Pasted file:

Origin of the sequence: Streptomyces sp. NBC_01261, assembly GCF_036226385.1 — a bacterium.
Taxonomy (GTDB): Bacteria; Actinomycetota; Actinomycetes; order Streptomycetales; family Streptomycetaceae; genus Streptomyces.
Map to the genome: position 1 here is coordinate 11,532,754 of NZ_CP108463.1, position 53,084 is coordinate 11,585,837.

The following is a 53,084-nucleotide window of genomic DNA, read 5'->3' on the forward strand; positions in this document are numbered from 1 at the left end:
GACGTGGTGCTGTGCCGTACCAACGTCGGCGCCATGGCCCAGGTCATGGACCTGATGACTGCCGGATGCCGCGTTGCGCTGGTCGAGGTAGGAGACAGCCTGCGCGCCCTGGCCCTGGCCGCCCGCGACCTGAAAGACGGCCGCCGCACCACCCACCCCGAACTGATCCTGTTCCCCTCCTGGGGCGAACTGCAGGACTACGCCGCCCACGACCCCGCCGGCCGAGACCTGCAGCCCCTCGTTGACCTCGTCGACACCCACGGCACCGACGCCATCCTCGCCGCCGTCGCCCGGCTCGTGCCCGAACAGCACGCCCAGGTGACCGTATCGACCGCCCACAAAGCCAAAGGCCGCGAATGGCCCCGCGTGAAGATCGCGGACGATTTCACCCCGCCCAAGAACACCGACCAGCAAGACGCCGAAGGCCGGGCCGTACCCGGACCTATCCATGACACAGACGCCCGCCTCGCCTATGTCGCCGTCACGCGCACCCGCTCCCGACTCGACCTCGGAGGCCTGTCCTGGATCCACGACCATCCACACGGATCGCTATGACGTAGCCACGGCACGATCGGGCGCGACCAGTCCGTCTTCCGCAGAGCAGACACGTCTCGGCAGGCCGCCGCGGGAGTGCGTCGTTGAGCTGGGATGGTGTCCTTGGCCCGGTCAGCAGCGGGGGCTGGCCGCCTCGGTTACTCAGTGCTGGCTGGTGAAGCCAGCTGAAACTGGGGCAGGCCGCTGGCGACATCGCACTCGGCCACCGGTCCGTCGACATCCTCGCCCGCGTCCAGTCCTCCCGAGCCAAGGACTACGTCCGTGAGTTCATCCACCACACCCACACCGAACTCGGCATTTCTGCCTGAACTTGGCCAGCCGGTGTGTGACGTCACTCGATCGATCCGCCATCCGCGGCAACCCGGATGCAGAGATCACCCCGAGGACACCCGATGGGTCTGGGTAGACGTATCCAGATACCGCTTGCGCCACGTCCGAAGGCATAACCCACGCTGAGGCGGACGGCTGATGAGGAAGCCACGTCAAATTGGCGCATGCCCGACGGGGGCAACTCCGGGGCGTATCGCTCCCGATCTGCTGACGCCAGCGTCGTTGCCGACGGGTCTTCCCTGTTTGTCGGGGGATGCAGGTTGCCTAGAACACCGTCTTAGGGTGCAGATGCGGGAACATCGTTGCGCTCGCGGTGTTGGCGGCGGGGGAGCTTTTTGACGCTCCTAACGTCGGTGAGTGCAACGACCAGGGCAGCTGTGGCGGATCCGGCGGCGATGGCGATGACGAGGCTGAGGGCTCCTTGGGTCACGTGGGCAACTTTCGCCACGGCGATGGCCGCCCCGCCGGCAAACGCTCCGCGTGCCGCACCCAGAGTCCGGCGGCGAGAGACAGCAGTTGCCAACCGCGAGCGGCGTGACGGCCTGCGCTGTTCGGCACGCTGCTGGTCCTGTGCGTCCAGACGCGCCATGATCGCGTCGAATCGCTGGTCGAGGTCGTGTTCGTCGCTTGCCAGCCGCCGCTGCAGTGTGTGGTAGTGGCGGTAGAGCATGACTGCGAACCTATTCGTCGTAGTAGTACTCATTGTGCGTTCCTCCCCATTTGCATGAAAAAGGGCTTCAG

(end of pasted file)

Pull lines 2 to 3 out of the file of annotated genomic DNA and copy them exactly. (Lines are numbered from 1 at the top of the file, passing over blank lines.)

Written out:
Taxonomy (GTDB): Bacteria; Actinomycetota; Actinomycetes; order Streptomycetales; family Streptomycetaceae; genus Streptomyces.
Map to the genome: position 1 here is coordinate 11,532,754 of NZ_CP108463.1, position 53,084 is coordinate 11,585,837.